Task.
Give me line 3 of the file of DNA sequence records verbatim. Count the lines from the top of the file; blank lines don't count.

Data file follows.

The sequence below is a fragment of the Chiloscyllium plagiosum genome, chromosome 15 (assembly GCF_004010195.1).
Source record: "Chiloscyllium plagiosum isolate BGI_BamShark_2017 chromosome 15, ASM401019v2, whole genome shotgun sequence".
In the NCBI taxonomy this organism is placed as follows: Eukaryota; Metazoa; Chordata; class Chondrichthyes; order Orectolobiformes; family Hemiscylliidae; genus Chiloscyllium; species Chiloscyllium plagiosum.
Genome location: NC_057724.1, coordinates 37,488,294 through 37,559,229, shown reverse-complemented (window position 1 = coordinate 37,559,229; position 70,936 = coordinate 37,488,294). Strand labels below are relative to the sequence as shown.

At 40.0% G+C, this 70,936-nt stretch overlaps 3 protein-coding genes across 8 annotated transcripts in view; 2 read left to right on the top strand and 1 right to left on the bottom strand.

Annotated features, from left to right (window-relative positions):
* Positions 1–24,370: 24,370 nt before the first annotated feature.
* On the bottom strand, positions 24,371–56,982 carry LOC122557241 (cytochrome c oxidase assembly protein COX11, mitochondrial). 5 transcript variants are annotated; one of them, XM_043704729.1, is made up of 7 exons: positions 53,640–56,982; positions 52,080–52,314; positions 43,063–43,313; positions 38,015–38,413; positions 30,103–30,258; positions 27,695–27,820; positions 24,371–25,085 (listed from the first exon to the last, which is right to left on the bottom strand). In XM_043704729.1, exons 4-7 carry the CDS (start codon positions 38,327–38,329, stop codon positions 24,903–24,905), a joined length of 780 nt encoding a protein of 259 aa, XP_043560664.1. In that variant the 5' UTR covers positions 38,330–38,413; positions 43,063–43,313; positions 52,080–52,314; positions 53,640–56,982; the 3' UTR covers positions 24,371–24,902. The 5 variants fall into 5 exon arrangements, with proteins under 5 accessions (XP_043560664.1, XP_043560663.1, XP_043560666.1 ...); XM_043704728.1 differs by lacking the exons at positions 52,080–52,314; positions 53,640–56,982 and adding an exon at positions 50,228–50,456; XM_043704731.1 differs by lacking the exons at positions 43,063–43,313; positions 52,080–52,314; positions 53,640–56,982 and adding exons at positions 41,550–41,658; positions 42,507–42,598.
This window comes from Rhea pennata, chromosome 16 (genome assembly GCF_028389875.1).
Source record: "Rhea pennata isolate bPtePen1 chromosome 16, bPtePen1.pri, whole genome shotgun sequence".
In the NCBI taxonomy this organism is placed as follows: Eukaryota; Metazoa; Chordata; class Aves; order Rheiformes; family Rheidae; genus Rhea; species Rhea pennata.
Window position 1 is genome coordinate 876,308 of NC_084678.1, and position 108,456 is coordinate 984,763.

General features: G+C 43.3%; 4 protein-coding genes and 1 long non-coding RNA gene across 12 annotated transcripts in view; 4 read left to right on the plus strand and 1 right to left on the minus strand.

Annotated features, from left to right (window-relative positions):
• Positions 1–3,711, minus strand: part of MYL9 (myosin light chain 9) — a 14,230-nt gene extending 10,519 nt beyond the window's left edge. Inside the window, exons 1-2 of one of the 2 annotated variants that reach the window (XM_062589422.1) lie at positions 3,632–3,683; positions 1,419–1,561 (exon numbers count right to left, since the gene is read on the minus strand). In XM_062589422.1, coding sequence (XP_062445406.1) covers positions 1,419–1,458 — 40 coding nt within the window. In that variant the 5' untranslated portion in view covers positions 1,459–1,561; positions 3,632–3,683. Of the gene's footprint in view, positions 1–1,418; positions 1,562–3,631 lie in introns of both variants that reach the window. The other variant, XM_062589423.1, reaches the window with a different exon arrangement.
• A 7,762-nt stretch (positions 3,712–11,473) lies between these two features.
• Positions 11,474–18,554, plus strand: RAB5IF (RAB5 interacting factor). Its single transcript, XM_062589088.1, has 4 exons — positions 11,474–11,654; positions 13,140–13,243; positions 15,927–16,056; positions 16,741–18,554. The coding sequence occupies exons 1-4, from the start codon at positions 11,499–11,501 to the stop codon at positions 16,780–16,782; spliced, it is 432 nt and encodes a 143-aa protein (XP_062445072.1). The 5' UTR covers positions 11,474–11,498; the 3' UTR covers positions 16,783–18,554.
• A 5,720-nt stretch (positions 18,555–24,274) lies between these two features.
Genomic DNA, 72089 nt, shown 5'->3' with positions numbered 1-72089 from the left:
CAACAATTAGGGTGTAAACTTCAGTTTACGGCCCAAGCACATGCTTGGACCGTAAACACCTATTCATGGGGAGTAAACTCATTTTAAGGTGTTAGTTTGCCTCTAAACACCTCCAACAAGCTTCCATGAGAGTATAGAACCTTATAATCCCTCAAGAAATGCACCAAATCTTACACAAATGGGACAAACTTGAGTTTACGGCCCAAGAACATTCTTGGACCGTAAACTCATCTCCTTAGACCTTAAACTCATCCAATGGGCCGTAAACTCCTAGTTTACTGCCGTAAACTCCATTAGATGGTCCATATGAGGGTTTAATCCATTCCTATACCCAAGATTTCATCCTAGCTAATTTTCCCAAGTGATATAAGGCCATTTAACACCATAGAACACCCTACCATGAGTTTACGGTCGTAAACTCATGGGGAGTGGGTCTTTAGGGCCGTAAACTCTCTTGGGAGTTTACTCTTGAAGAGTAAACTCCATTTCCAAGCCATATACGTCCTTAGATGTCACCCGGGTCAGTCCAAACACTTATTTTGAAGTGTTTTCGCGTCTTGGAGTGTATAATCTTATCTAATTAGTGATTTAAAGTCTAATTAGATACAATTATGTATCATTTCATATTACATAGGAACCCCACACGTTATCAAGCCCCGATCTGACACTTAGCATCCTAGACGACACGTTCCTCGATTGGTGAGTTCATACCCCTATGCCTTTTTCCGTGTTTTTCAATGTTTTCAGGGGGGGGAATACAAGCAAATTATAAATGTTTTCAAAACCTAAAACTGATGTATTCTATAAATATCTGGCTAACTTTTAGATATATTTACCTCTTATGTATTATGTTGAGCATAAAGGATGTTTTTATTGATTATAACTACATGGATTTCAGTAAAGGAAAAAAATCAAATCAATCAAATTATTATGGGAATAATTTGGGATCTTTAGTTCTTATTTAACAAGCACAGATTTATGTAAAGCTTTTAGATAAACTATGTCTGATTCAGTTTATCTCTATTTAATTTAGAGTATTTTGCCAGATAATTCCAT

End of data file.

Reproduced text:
In the NCBI taxonomy this organism is placed as follows: Eukaryota; Metazoa; Chordata; class Chondrichthyes; order Orectolobiformes; family Hemiscylliidae; genus Chiloscyllium; species Chiloscyllium plagiosum.